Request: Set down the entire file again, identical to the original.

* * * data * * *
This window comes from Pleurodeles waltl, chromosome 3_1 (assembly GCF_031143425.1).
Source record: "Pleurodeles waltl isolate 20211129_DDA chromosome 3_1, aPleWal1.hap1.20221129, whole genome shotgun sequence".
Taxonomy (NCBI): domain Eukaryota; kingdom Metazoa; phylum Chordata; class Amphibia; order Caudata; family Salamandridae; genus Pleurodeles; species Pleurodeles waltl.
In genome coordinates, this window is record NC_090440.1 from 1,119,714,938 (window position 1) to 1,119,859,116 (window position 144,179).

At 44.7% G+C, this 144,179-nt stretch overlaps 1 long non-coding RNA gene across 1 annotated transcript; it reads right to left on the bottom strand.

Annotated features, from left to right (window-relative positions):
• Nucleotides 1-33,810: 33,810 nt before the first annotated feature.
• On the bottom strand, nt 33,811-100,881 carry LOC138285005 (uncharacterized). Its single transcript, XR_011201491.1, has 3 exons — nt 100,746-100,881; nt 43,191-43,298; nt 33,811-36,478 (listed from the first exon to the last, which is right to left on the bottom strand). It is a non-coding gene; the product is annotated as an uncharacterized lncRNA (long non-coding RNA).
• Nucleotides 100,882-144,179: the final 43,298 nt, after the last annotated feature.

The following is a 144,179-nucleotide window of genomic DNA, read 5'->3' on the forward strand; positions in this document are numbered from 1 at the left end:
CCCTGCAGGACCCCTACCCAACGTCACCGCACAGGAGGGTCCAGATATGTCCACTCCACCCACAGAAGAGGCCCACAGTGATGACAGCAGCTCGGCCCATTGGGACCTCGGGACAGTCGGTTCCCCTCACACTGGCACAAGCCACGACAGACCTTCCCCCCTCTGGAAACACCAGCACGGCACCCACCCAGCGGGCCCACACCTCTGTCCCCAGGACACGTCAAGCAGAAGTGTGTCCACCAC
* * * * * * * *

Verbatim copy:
This window comes from Pleurodeles waltl, chromosome 3_1 (assembly GCF_031143425.1).
Source record: "Pleurodeles waltl isolate 20211129_DDA chromosome 3_1, aPleWal1.hap1.20221129, whole genome shotgun sequence".
Taxonomy (NCBI): domain Eukaryota; kingdom Metazoa; phylum Chordata; class Amphibia; order Caudata; family Salamandridae; genus Pleurodeles; species Pleurodeles waltl.
In genome coordinates, this window is record NC_090440.1 from 1,119,714,938 (window position 1) to 1,119,859,116 (window position 144,179).

At 44.7% G+C, this 144,179-nt stretch overlaps 1 long non-coding RNA gene across 1 annotated transcript; it reads right to left on the bottom strand.

Annotated features, from left to right (window-relative positions):
• Nucleotides 1-33,810: 33,810 nt before the first annotated feature.
• On the bottom strand, nt 33,811-100,881 carry LOC138285005 (uncharacterized). Its single transcript, XR_011201491.1, has 3 exons — nt 100,746-100,881; nt 43,191-43,298; nt 33,811-36,478 (listed from the first exon to the last, which is right to left on the bottom strand). It is a non-coding gene; the product is annotated as an uncharacterized lncRNA (long non-coding RNA).
• Nucleotides 100,882-144,179: the final 43,298 nt, after the last annotated feature.

The following is a 144,179-nucleotide window of genomic DNA, read 5'->3' on the forward strand; positions in this document are numbered from 1 at the left end:
CCCTGCAGGACCCCTACCCAACGTCACCGCACAGGAGGGTCCAGATATGTCCACTCCACCCACAGAAGAGGCCCACAGTGATGACAGCAGCTCGGCCCATTGGGACCTCGGGACAGTCGGTTCCCCTCACACTGGCACAAGCCACGACAGACCTTCCCCCCTCTGGAAACACCAGCACGGCACCCACCCAGCGGGCCCACACCTCTGTCCCCAGGACACGTCAAGCAGAAGTGTGTCCACCAC